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Subscribing to the blogs of people I follow on Mastodon

It’s no surprise to anyone that I prefer reading peoples’ long-form thoughts to tweets or pithy social media posts. Microblogging is interesting for quick, in-the-now status updates, but I find myself craving more nuance and depth.

Luckily, Blogging is enjoying a resurgence off the back of movements like the Indieweb (at one end of the spectrum) and platforms like Substack (at the other), and far more people are writing in public on their own sites than they were ten years ago. Hooray! This is great for me, but how do I find all those sites to read?

I figured that the people I’m connected to on Mastodon would probably be the most likely to be writing on their own sites, so I wondered if it was possible to subscribe to all the blogs of the people I followed.

I had a few criteria:

  1. I only wanted to subscribe to blogs. (No feeds of updates from GitHub, for example, or posts in forums.)
  2. I didn’t want to have to authenticate with the Mastodon API to get this done. This felt like a job for a scraper — and Mastodon’s API is designed in such a way that you need to make several API calls to figure out each user’s profile links, which I didn’t want to do.
  3. I wanted to write it in an hour or two on Sunday morning. This wasn’t going to be a sophisticated project. I was going to take my son to the children’s museum in the afternoon, which was a far more important task.

On Mastodon, people can list a small number of external links as part of their profile, with any label they choose. Some people are kind enough to use the label blog, which is fairly determinative, but lots don’t. So I decided that I wanted to take a look at every link people I follow on Mastodon added to their profiles, figure out if it’s a blog I can subscribe to or not, and then add the reasonably-bloggy sites to an OPML file that I could then add to an RSS reader.

Here’s the very quick-and-dirty command line tool I wrote yesterday.

Mastodon helpfully produces a CSV file that lists all the accounts you follow. I decided to use that as an index rather than crawling my instance.

Then it converts those account usernames to URLs and downloads the HTML for each profile. While Mastodon has latterly started using JavaScript to render its UI — which means the actual profile links aren’t there in the HTML to parse — it turns out that it includes profile links as rel=“me” metatags in the page header, so my script finds end extracts those using the indieweb link-rel parser to create the list of websites to crawl.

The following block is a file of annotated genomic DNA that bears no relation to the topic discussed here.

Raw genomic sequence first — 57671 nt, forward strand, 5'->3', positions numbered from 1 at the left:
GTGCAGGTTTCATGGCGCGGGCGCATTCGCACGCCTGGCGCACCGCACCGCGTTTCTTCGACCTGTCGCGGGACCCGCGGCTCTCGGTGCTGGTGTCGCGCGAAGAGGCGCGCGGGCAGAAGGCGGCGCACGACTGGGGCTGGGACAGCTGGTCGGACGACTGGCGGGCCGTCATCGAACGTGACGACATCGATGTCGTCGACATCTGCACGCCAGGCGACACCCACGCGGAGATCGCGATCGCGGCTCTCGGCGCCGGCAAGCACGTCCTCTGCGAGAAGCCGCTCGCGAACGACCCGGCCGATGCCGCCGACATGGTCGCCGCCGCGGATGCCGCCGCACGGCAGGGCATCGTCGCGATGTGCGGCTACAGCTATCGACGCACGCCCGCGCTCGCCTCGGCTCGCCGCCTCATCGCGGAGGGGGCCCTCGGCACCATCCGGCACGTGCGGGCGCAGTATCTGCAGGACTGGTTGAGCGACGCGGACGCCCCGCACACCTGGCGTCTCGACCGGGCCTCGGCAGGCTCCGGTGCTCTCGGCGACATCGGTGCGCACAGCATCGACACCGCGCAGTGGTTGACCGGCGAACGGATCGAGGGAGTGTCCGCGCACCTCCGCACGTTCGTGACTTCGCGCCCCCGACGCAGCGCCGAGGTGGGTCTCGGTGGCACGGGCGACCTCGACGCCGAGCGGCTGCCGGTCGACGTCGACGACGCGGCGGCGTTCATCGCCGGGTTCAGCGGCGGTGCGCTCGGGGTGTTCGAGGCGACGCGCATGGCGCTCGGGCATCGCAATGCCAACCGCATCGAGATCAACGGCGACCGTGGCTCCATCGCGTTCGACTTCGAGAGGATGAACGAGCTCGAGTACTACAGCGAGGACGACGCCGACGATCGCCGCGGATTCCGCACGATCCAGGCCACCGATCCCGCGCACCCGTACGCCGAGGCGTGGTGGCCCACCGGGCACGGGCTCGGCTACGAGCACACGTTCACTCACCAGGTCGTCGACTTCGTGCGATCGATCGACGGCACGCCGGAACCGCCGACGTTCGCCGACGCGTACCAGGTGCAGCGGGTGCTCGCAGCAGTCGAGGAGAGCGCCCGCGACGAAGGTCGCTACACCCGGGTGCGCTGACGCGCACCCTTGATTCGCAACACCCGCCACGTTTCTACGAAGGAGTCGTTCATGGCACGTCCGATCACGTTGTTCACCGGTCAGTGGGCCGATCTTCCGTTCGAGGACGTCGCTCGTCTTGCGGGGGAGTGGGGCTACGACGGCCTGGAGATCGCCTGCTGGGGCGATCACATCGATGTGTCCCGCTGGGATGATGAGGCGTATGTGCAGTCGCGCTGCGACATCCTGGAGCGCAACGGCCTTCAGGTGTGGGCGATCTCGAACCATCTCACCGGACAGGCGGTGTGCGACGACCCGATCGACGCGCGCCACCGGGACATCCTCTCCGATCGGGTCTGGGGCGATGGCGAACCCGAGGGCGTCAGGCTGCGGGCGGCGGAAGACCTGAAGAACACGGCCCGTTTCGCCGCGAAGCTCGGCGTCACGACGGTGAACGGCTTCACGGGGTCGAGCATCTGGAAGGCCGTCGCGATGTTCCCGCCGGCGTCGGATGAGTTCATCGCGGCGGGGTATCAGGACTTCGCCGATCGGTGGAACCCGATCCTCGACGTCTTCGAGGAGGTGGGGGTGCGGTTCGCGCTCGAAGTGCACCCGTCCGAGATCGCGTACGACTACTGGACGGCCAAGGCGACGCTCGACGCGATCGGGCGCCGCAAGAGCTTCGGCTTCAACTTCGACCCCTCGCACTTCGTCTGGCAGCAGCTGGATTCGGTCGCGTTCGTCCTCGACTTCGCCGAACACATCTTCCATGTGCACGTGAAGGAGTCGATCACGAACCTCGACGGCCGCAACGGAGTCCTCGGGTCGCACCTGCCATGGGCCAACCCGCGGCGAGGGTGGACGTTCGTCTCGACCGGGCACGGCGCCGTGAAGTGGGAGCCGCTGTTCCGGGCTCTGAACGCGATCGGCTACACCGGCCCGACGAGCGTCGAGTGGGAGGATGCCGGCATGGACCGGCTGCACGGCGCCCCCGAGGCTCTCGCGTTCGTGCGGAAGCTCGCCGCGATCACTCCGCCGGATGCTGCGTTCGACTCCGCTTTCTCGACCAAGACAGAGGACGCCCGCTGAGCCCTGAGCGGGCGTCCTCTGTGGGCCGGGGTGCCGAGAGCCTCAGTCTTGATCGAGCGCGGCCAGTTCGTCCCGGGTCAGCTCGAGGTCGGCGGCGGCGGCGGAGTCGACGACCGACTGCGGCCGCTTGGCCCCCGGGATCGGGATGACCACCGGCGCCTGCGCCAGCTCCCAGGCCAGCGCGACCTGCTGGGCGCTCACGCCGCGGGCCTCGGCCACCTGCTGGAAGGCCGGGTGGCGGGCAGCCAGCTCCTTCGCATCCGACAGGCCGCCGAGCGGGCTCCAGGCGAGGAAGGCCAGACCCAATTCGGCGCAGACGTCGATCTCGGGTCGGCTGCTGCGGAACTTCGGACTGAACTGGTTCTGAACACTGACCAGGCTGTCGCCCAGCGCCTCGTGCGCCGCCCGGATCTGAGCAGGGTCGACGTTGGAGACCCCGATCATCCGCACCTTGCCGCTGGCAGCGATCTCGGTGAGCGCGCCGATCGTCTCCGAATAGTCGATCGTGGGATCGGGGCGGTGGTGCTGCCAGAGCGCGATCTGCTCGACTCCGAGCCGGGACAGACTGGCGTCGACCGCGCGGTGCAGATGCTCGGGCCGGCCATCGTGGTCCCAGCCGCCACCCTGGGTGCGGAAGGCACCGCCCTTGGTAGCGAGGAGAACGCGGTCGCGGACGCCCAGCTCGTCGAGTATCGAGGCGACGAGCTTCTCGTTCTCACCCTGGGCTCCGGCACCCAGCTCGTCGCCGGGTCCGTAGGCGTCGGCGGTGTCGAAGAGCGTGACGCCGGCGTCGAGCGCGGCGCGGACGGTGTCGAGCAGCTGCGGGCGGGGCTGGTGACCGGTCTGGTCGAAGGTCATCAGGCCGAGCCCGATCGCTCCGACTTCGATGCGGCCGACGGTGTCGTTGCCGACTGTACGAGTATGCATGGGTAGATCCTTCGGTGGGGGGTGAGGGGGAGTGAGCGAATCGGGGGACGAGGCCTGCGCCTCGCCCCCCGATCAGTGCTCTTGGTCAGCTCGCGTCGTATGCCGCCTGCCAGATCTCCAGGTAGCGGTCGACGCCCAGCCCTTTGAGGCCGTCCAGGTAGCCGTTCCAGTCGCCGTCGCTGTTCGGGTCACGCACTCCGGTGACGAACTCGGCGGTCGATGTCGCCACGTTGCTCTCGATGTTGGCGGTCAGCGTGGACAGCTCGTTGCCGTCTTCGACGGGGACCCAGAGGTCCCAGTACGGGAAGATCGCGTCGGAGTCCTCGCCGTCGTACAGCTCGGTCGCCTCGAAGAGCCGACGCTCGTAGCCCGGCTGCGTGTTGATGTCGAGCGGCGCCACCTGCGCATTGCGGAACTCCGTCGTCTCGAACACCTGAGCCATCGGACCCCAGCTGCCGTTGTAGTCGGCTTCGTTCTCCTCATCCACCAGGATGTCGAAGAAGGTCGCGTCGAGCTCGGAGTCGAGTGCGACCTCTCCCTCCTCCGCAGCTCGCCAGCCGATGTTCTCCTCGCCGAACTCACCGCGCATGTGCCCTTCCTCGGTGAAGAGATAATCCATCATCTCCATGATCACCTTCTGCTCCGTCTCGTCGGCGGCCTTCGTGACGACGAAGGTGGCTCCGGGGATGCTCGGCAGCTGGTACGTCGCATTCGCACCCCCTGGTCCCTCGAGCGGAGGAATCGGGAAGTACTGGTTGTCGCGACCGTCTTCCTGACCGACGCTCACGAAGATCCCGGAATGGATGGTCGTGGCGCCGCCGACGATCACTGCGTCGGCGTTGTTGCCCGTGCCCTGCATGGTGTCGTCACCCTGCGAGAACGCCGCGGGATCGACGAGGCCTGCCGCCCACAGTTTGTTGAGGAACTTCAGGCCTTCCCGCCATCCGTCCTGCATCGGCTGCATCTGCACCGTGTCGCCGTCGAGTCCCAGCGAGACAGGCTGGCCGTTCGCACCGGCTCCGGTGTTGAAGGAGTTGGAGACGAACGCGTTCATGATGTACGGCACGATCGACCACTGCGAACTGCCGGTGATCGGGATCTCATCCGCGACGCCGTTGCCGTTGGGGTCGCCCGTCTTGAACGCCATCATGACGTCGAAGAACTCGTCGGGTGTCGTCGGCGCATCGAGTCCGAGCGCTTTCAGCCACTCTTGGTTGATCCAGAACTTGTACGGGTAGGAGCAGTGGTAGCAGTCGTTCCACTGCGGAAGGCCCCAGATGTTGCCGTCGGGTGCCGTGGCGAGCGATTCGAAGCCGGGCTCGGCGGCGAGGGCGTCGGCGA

Once it has the list of websites, it excludes any that don’t look like they’re probably blogs, using some imperfect-but-probably-good-enough heuristics that include:

  1. Known silo URLs (Facebook, Soundcloud, etc) are excluded.
  2. If the URL contains /article, /product, and so on, it’s probably a link to an individual page rather than a blog.
  3. Long links are probably articles or resources, not blogs.
  4. Pages with long URL query strings are probably search results, not blogs.
  5. Links to other Mastodon profiles (or Pixelfed, Firefish, and so on) disappear.

The script goes through the remaining list and attempts to find the feed for each page. If it doesn’t find a feed I can subscribe to, it just moves on. Any feeds that look like feeds of comments are discarded. Then, because the first feed listed is usually the best one, the script chooses the first remaining feed in the list for the page.

Once it’s gone through every website, it spits out a CSV and an OPML file.

After a few runs, I pushed the OPML file into Newsblur, my feed reader of choice. It was able to subscribe to a little over a thousand new feeds. Given that I’d written the script in a little over an hour and that it was using some questionable tactics, I wasn’t sure how high-quality the sites would be, so I organized them all into a new “Mastodon follows” folder that I could unsubscribe to quickly if I needed to.

But actually, it was pretty great! A few erroneous feeds did make it through: a few regional newspapers (I follow a lot of journalists), some updates to self-hosted Git repositories, and some Lemmy feeds. I learned quickly that I don’t care for most Tumblr content — which is usually reposted images — and I found myself wishing I’d excluded it. Finally, I removed some non-English feeds that I simply couldn’t read (although I wish my feed reader had an auto-translate function so that I could).

The upshot is that I’ve got a lot more blogs to read from people I’ve already expressed interest in. Is the script anything close to perfect? Absolutely not. It it shippable? Not really. But it did what I needed it to, and I’m perfectly happy.

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